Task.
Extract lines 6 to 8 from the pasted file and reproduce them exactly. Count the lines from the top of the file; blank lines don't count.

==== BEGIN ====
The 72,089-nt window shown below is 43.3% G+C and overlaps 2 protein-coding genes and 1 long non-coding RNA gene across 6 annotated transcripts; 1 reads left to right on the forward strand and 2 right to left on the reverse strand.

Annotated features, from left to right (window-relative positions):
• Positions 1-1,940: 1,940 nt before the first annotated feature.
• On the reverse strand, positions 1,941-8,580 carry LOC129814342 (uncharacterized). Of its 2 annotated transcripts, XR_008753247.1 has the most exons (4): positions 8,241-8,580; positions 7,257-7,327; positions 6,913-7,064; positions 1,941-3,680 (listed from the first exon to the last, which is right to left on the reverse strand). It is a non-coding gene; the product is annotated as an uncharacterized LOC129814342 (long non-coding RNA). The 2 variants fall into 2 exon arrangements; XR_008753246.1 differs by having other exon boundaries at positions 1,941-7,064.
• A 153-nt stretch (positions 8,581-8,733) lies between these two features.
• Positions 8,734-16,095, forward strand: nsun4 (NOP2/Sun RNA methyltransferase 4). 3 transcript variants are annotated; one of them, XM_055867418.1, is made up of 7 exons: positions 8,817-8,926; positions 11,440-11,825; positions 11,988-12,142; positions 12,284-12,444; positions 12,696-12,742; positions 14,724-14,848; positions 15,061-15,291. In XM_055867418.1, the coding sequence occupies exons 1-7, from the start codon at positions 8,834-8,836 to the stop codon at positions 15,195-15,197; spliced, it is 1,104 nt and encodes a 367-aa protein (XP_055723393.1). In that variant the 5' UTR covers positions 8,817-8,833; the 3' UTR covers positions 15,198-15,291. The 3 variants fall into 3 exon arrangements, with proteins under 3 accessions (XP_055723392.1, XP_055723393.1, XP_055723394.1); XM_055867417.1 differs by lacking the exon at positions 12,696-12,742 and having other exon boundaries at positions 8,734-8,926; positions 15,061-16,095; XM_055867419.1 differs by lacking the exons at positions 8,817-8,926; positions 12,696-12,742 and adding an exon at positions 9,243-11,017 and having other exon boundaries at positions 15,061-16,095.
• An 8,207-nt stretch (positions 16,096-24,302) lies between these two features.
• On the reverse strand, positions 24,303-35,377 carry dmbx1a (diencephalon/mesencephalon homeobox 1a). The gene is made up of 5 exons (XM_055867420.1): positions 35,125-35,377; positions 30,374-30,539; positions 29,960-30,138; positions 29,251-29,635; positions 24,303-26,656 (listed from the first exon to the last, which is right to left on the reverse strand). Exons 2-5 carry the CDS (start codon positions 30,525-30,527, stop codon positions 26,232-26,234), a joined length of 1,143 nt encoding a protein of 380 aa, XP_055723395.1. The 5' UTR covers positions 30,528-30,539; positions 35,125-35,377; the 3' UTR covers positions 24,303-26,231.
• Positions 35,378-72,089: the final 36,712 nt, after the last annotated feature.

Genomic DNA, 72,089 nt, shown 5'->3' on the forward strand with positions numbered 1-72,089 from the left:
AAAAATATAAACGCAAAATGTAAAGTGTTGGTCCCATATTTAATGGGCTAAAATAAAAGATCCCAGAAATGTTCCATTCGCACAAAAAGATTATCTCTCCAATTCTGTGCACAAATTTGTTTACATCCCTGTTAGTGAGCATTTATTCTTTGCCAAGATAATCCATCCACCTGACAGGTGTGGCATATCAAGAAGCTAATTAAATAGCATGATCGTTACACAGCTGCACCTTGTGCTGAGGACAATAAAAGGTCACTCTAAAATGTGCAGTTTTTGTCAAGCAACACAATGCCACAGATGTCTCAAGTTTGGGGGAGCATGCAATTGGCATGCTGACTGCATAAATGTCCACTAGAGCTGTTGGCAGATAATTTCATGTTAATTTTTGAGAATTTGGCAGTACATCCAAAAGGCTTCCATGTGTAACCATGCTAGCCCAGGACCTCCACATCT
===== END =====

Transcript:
• Positions 8,734-16,095, forward strand: nsun4 (NOP2/Sun RNA methyltransferase 4). 3 transcript variants are annotated; one of them, XM_055867418.1, is made up of 7 exons: positions 8,817-8,926; positions 11,440-11,825; positions 11,988-12,142; positions 12,284-12,444; positions 12,696-12,742; positions 14,724-14,848; positions 15,061-15,291. In XM_055867418.1, the coding sequence occupies exons 1-7, from the start codon at positions 8,834-8,836 to the stop codon at positions 15,195-15,197; spliced, it is 1,104 nt and encodes a 367-aa protein (XP_055723393.1). In that variant the 5' UTR covers positions 8,817-8,833; the 3' UTR covers positions 15,198-15,291. The 3 variants fall into 3 exon arrangements, with proteins under 3 accessions (XP_055723392.1, XP_055723393.1, XP_055723394.1); XM_055867417.1 differs by lacking the exon at positions 12,696-12,742 and having other exon boundaries at positions 8,734-8,926; positions 15,061-16,095; XM_055867419.1 differs by lacking the exons at positions 8,817-8,926; positions 12,696-12,742 and adding an exon at positions 9,243-11,017 and having other exon boundaries at positions 15,061-16,095.
• An 8,207-nt stretch (positions 16,096-24,302) lies between these two features.
• On the reverse strand, positions 24,303-35,377 carry dmbx1a (diencephalon/mesencephalon homeobox 1a). The gene is made up of 5 exons (XM_055867420.1): positions 35,125-35,377; positions 30,374-30,539; positions 29,960-30,138; positions 29,251-29,635; positions 24,303-26,656 (listed from the first exon to the last, which is right to left on the reverse strand). Exons 2-5 carry the CDS (start codon positions 30,525-30,527, stop codon positions 26,232-26,234), a joined length of 1,143 nt encoding a protein of 380 aa, XP_055723395.1. The 5' UTR covers positions 30,528-30,539; positions 35,125-35,377; the 3' UTR covers positions 24,303-26,231.